Cutting out the jargon for better message delivery

By Jessica M. Pasko, senior account manager

Here’s an often-misunderstood fact about using multisyllabic, complicated words: in most cases, they don’t help you communicate more effectively. In fact, often, rather than making a person sound smarter or more expert, it can actually confuse the people to whom you’re trying to convey information.

When it comes to engaging with media, the core goal with any of our clients is to help them get their message and value propositions across in a clear, concise way that reporters, analysts and other target audiences can easily understand. Most reporters can smell marketing jargon a mile away and they don’t like it. As an ex-journalist turned PR pro, I can confirm that one of the quickest ways to alienate reporters and keep them from writing the positive, on-message coverage we strive for is to give them a verbal showering of jargon and marketing speak.

In general, we can all benefit from reducing our use of jargon. It’s especially important when it comes to interacting with media and creating contributed articles or blogs. Here are a few key tips we recommend to all of our clients:

  • How would you explain this to a person sitting next to you on an airplane? One thing we like to suggest to our clients is that they think carefully about how they would explain their technology to someone with either no technology background or someone you don’t know (and who could have deep technical expertise but could just as easily not). How would you tell the stranger next to you on a plane what you do? How would you explain it to a high school student, your grandparent, your neighbor? And how would you do this in one to two sentences? It’s a hugely helpful exercise.
  • Keep it simple and to the point: There are a lot of commonly used phrases that are unnecessarily long and just plain redundant. Here are some of the offending statements we see most often and what we suggest instead:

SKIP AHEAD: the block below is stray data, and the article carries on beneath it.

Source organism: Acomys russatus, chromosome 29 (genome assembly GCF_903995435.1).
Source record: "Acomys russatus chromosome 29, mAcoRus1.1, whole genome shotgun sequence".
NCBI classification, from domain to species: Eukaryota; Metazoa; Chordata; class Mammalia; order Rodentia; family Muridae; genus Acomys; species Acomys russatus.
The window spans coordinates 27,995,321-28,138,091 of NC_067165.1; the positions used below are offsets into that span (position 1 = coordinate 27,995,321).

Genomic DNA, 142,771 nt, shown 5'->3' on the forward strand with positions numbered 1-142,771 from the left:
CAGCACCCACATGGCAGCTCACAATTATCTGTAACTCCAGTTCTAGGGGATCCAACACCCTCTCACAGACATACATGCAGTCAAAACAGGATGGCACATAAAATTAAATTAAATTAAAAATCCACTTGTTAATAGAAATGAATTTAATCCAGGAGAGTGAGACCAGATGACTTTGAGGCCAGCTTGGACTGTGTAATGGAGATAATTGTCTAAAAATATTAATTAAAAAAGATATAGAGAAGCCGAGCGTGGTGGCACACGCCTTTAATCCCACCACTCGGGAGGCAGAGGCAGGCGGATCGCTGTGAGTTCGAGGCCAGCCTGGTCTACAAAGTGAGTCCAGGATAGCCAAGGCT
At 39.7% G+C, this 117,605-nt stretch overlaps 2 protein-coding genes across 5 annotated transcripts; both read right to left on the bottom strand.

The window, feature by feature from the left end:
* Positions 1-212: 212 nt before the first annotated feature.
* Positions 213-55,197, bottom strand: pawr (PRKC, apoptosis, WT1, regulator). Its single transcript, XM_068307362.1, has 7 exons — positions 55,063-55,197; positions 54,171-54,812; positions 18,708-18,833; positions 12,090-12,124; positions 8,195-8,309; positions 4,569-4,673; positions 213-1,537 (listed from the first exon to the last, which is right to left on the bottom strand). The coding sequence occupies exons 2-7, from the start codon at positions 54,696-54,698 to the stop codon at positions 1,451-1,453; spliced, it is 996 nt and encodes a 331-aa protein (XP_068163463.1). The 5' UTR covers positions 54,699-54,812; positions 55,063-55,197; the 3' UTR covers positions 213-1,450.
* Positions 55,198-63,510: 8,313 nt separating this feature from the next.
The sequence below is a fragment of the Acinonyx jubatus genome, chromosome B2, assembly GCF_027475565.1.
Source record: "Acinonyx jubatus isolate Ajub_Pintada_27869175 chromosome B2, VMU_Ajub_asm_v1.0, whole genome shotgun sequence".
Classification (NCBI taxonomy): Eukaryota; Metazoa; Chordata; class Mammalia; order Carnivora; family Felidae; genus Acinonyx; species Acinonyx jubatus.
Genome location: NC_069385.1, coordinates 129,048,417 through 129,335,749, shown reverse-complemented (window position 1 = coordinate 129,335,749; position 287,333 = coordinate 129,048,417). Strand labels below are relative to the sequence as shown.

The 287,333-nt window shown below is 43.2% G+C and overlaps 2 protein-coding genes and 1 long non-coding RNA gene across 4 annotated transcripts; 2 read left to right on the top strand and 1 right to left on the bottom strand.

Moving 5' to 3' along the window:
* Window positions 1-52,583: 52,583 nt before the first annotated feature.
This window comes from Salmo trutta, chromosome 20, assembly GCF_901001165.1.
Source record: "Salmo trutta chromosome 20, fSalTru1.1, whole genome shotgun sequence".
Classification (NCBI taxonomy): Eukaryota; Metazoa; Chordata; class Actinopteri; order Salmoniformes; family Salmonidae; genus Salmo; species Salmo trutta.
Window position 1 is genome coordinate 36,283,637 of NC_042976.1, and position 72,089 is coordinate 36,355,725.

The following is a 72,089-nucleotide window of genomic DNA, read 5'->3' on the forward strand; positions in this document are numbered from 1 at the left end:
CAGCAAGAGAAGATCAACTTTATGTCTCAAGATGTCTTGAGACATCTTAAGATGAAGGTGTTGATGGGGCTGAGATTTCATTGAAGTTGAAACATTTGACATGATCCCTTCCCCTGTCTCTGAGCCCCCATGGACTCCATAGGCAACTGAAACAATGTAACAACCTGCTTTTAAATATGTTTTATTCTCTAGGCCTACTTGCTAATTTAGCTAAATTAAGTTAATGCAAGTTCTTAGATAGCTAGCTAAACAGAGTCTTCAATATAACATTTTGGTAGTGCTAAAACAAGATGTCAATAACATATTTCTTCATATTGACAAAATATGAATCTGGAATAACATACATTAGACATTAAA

• In order to: This rarely needs to be used. Just say “to” and get to the point.
    • Direct confrontation: By definition, all confrontation is direct.
    • Unintended mistake: If it was intended, it wouldn’t be a mistake
    • Future plans: All plans are in the future – that’s what makes them plans and not actuality.
    • Exact same, each individual: No need for the modifiers! Say same or individual.
  • Nouns and verbs each have their own special place: There are plenty of wonderful words out there that don’t need to be turned into verbs – resist! Words like incentive, leverage and outreach work perfectly well as nouns paired with verbs like “creating incentives,” “give us leverage” and “conducting outreach.”
  • Never use the word utilization: This one’s a major personal and professional pet peeve for me. Not only does it sound ugly, but it doesn’t really mean anything. The word “use” will suffice in almost instances (and the same applies for utilize). Utilize and utilization rarely add anything to a conversation nor do they make the speaker sound more knowledgeable. It’s another frustrating example of how a new definition can be given to a word as part of business jargon.

Interested in learning more about how we can help you get your message out there effectively and clearly? Check out our offerings here.